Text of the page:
That’s a sentiment that was shared by the Illinois Pharmaceutical Task Force, which in October issued recommendations to improve patient safety in the wake of a disturbing 2016 Chicago Tribune story. The story found that 52% of the local pharmacies reporters visited failed to warn patients about potentially dangerous drug-drug interactions.

The task force wrote that mandatory breaks, whistleblower status and adequate time to spend with patients are important, but they will not resolve the existential problems caused by “insufficient reimbursement and virtually nonexistent remuneration.” These obstacles prevent full utilization of pharmacists’ expertise. “Fixing these other parts of pharmacy practice without altering current practices in payment will not solve the problems that drive risks to medication therapy in our patients,” the report states. “Without addressing the payment model for pharmacists, we continue to fail to take advantage of the significant contributions of highly trained health care professionals whose specific expertise is exactly what our system needs.”

We agree: APhA’s government affairs team continues to work closely with our pharmacy allies, including members of Congress and their staff, to raise awareness of the dramatic consequences of letting this untenable system continue ­unchecked.

We know that a healthy, functioning health care system will make full use of pharmacists — as members of the comprehensive health care team, medication experts, chronic disease managers, immunizers, and a critical source of information and guidance for patients. In such a system, patient utilization of pharmacists’ services will be commonplace, and viewed like care from other health care providers. I’m hopeful that this is our future and APhA members are ready to lead.

Well-being and resilience

APhA is also prioritizing individuals’ personal capacity to build resilience.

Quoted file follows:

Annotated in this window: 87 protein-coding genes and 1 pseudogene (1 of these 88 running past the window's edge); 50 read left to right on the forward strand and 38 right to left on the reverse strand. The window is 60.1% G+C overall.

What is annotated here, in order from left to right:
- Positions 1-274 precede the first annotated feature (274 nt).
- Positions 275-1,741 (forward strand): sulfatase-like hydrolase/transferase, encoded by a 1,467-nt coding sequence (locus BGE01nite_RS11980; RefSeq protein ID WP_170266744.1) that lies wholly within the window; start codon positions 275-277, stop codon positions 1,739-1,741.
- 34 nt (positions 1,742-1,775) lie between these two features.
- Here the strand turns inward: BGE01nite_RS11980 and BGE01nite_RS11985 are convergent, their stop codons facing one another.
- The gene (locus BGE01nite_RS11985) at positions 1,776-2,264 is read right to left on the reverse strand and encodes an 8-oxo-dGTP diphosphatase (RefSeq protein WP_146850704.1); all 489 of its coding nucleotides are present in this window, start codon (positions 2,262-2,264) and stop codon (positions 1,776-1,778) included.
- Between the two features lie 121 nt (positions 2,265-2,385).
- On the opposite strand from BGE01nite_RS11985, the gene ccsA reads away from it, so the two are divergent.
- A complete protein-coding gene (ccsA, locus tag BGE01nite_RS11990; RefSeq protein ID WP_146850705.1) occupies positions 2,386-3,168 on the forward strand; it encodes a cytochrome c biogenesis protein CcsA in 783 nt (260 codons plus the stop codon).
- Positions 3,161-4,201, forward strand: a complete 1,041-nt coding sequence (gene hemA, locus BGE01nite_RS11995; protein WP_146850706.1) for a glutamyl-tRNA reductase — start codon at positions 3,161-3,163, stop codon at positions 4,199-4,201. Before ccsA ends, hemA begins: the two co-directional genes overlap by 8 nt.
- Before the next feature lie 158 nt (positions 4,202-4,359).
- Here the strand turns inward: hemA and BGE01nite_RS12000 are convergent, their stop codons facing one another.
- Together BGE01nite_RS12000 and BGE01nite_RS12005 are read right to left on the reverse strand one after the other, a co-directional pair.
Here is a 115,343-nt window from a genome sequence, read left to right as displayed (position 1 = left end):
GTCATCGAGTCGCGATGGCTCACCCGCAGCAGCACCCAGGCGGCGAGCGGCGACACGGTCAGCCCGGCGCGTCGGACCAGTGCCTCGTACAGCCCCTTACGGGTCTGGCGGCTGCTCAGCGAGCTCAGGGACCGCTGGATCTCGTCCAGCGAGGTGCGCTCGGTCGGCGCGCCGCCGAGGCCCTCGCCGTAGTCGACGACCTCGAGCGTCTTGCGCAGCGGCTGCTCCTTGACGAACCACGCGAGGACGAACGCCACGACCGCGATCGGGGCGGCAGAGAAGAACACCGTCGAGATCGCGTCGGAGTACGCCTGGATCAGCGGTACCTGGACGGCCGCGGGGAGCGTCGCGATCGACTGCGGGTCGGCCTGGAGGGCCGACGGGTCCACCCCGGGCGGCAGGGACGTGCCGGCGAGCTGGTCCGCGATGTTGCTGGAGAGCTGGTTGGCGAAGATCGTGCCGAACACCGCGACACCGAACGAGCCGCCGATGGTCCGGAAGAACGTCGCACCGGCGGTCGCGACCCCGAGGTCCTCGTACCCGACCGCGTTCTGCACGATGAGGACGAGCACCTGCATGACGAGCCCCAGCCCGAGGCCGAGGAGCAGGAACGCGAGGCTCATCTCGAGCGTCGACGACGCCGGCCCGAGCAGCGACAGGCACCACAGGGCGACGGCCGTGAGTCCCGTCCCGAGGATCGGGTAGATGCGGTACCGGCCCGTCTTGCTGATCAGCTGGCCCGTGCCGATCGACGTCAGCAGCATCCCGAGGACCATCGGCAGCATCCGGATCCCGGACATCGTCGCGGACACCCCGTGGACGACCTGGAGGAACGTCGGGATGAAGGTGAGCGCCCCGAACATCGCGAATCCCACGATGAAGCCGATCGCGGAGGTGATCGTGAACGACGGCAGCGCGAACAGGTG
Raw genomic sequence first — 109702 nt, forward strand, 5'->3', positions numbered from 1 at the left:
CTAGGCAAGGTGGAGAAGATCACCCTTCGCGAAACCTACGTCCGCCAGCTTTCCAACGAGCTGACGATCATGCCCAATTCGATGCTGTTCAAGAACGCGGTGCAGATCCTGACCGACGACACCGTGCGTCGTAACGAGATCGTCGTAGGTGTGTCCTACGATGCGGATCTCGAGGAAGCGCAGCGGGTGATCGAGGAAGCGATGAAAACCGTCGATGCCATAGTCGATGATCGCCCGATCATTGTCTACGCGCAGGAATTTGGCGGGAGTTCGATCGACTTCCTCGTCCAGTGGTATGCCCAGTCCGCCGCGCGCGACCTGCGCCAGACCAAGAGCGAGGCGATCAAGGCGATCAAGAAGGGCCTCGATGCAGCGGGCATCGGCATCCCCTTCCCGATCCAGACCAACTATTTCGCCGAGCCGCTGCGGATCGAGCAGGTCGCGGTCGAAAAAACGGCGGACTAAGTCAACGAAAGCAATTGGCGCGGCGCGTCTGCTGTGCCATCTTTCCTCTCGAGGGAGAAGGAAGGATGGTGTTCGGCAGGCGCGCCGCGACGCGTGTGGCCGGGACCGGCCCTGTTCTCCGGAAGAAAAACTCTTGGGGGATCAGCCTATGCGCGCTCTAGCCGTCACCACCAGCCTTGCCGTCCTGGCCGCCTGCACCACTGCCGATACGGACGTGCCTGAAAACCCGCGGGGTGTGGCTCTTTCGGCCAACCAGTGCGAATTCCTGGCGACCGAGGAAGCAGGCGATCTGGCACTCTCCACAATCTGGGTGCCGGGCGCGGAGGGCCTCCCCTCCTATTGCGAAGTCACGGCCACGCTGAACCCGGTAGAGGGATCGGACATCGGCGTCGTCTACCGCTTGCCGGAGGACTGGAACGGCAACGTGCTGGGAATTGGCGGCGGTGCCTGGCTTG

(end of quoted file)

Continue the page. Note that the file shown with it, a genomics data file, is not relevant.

APhA launched the Well-being Index for Pharmacists (WBI) in July. The WBI is a validated screening tool developed by the Mayo Clinic to evaluate fatigue, depression, burnout, anxiety, and both mental and physical quality of life. This survey, customized for pharmacists, takes moments to complete and is totally anonymous.

Those who take the survey receive immediate individualized feedback on how their well-being stacks up to that of their peers and whether they could be at risk for negative consequences at work or home. The survey is available to all pharmacists — there’s no need to be an APhA member to take the WBI.

The survey allows participants to track their results over time. Survey takers are connected to tools and resources that address individual well-being. Participants’ anonymous results will be aggregated, analyzed and shared. The insights gleaned from survey results also guide APhA’s well-being initiative by providing objective data on pharmacists’ mental and physical state.

Research has shown that managers and administrators are particularly vulnerable to stress and burnout. Take the survey to find resources to help you cope, but also take it because this is one way to send a message that pharmacists are not alone.